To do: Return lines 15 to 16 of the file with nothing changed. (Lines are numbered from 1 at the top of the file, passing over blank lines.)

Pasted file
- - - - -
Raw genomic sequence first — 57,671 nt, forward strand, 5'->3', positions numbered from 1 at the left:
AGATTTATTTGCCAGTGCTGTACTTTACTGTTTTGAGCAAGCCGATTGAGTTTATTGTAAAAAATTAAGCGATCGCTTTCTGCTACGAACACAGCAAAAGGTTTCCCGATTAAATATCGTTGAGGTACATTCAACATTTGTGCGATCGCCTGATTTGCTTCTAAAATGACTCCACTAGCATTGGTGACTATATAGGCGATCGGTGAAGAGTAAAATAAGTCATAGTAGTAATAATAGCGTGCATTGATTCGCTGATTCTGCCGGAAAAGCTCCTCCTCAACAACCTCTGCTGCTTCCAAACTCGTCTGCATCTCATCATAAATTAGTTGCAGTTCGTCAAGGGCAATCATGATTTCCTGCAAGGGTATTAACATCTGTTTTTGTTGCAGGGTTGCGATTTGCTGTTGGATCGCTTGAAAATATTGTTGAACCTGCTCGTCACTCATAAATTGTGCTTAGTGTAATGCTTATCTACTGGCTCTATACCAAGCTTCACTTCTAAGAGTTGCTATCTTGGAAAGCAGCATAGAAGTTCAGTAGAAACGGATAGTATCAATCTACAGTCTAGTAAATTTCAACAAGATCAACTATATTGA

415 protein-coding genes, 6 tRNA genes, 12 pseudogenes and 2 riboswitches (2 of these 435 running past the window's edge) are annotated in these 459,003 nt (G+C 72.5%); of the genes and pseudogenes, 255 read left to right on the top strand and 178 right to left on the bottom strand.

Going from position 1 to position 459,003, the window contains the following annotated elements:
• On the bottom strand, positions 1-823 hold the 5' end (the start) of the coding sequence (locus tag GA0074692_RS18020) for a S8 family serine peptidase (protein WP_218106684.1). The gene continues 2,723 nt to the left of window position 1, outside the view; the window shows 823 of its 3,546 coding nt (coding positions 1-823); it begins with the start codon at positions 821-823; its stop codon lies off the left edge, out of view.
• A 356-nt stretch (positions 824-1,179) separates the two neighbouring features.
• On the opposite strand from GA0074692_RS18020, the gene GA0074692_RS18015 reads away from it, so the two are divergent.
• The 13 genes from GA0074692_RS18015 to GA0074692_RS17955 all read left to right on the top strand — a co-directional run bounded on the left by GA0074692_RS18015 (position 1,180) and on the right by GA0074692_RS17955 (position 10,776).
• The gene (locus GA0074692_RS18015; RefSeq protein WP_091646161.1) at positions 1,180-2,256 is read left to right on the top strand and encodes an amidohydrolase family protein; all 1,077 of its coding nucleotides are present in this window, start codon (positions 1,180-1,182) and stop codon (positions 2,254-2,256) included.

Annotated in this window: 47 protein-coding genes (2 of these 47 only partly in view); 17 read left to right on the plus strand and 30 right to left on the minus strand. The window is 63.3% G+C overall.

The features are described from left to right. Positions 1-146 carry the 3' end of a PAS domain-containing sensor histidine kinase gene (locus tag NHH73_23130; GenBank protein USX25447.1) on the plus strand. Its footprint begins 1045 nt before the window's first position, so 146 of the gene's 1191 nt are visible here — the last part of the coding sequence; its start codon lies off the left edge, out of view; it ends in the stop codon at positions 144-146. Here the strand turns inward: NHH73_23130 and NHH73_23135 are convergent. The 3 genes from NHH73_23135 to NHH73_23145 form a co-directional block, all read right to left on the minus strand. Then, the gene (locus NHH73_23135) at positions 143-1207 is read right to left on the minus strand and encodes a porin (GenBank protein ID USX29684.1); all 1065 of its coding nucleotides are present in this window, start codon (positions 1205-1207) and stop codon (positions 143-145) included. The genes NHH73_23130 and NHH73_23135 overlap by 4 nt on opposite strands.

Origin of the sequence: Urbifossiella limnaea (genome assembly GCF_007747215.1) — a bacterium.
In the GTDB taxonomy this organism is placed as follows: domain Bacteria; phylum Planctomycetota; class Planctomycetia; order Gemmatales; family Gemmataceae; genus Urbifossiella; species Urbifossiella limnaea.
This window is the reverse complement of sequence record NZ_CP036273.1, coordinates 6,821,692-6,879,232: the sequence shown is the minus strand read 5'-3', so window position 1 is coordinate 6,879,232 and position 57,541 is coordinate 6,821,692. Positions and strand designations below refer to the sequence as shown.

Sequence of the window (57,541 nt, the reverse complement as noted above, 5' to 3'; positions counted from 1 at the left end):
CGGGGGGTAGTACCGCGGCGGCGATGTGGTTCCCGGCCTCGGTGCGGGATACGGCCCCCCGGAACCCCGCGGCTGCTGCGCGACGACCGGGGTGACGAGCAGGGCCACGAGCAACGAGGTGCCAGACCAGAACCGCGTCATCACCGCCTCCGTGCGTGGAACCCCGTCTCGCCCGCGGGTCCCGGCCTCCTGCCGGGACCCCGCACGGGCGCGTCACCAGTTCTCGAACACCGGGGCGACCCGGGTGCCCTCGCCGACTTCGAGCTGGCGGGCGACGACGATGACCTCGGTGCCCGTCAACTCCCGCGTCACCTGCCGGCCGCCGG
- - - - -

Sequence of the window (57,541 nt, the reverse complement as noted above, 5' to 3'; positions counted from 1 at the left end):
CGGGGGGTAGTACCGCGGCGGCGATGTGGTTCCCGGCCTCGGTGCGGGATACGGCCCCCCGGAACCCCGCGGCTGCTGCGCGACGACCGGGGTGACGAGCAGGGCCACGAGCAACGAGGTGCCAGACCAGAACCGCGTCATCACCGCCTCCGTGCGTGGAACCCCGTCTCGCCCGCGGGTCCCGGCCTCCTGCCGGGACCCCGCACGGGCGCGTCACCAGTTCTCGAACACCGGGGCGACCCGGGTGCCCTCGCCGACTTCGAGCTGGCGGGCGACGACGATGACCTCGGTGCCCGTCAACTCCCGCGTCACCTGCCGGCCGCCGG